Adani is himself perceived as being closely aligned with India’s Prime Minister, Narendra Modi, a relationship that has drawn great attention. India’s opposition has raised concerns that this close partnership is emblematic of a wider issue of cronyism at the top of government. In recent days, Rahul Gandhi, the opposition’s leader, has gone so far as to say that India’s ports, green energy, mining, ultimately “whatever happens in India, Adani-ji is found everywhere,” illustrating just how vast the company spans. Though Adani has denied such claims, critics of the Group believe that his close ties with the Modi government have provided him with preferential treatment for government projects.

Certainly, the exponential growth of Adani’s wealth coincided with Modi’s rise to power together with the Bharatiya Janata Party (BJP). As Modi has pushed his ‘Make in India’ campaign, an effort to modernise India’s infrastructure to match the country’s rise as an economic powerhouse, the Adani Group has capitalised on these large government subsidies to fund projects. Adani has claimed Hidenberg’s report is “a calculated attack on India” highlighting how central government contracts are to the group’s work.


Hindenburg is a short seller and stands to profit from any drop in Adani Group’s share price. However, the report is yet another example of the catastrophic impact perceived financial crime can have on a company’s well being and finances. At the very least, they have shaken investors and forced Adani to withdraw the USD 2.5 billion in shares of Adani Enterprises that were for sale.

It should go without saying that the claims should be further probed. Should the report be accurate, the implications are far reaching. The company that Adani has built has become an “empire of strategic importance” that touches the lives of Indians daily. It would be detrimental to India’s legitimacy as a prosperous, and regulated, economy if the findings uncover years of pocket stuffing by the Adani family at the expense of the Indian population. Though one hopes this is not the case, the legitimate revelations of Hindenburg’s report makes it difficult for the Group to dodge intense scrutiny.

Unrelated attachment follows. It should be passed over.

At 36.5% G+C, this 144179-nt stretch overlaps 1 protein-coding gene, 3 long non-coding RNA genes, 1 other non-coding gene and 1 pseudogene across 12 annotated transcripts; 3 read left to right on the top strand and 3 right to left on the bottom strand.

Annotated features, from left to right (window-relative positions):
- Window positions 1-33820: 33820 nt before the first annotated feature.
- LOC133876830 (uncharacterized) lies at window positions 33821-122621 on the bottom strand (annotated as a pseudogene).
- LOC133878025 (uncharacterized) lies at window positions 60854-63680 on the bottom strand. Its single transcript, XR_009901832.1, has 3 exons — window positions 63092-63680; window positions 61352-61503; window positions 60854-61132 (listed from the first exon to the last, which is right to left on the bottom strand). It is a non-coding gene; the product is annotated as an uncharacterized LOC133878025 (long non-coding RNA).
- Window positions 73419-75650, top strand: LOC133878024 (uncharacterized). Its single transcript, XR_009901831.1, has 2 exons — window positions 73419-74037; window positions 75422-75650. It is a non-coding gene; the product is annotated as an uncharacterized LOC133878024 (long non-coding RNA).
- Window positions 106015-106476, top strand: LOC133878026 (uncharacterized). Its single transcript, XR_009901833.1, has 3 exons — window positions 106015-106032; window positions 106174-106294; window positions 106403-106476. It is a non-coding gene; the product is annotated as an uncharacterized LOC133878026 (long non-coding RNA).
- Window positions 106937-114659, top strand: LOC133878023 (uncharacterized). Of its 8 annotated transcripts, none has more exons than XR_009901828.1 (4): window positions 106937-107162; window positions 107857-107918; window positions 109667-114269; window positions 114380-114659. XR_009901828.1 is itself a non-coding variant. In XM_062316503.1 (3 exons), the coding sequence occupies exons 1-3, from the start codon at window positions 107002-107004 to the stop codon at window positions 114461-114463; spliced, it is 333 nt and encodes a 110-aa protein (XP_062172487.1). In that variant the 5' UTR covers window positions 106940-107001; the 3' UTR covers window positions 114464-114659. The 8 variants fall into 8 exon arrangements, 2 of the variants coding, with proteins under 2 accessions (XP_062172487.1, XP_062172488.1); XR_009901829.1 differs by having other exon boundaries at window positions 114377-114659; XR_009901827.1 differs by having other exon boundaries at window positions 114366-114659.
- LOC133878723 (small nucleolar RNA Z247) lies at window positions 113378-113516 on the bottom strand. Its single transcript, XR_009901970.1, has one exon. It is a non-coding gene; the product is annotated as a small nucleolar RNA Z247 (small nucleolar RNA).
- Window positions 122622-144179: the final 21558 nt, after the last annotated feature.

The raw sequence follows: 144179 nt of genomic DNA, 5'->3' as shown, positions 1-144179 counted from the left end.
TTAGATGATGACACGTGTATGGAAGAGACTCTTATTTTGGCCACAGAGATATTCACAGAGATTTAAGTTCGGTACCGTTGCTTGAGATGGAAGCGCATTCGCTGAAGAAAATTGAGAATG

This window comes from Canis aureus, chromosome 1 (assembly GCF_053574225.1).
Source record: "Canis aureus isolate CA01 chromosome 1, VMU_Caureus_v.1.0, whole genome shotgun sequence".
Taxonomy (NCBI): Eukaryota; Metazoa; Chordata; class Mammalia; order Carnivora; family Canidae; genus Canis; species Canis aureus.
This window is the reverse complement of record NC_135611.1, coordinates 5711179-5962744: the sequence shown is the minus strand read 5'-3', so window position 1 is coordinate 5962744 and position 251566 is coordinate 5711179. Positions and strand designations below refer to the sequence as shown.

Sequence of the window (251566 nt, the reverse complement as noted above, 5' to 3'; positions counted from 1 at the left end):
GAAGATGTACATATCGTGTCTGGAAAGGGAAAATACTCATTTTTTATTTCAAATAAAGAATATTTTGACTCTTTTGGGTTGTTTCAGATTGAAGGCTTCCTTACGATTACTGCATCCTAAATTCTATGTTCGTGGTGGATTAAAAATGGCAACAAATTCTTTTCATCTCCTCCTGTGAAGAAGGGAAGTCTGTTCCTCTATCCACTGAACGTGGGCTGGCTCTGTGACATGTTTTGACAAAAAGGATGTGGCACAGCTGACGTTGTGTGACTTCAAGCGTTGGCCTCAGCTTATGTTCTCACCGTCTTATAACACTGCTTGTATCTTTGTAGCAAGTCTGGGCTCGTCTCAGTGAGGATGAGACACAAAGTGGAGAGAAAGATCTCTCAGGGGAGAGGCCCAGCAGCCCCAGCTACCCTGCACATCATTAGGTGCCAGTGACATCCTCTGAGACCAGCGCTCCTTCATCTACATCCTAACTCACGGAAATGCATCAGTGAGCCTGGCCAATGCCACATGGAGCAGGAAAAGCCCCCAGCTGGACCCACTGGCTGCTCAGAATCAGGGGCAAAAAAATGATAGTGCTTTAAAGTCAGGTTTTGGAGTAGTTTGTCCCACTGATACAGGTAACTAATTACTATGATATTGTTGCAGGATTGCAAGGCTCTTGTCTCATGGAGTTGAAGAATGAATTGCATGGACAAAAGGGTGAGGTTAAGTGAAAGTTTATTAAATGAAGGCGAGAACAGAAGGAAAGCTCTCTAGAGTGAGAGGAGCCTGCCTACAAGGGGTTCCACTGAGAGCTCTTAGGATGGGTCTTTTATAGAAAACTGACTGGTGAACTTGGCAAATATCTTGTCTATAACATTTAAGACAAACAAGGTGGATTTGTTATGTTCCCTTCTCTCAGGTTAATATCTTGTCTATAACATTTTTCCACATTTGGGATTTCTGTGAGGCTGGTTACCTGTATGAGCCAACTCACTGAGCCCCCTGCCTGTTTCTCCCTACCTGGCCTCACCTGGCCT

Should we take one thing from this scandal, it is the importance of due diligence. Though Hindenburg’s report outlined in great depth the activities of the Adani Group, this was not the first time they had come under fire. Individuals have for years raised questions surrounding the Group’s activities, though the sheer scale of the conglomerate made it difficult to truly shake. Regardless, this case further emphasises the role we each play in vetting our suppliers, partners, and customers. A quick search of Gautam Adani on Themis’ anti-financial crime due diligence platform, Themis Search, reveals a number of connections to financial criminals and lawsuits.

Among them are Guatam’s younger brother, Rajesh Adani, and Samir Vora, his brother-in-law, who were both implicated in the diamond trading scandal mentioned previously, the former of whom is the Adani Group’s current Managing Director and the latter who is the current Executive Director of Adani Australia. It is similar revelations from Hindenburg Research which has done so much damage to the firm and caused an exodus of investors.

‍As a short-seller, Hindenburg banks on the downfall of the company they short, though this is not to discredit their investigation. In fact, short-sellers have previously helped to reveal some of the corporate world’s most nefarious activities, including most recently the infamous Wirecard scandal. Sooner, rather than later, the questions raised by Hindenburg will have to be answered.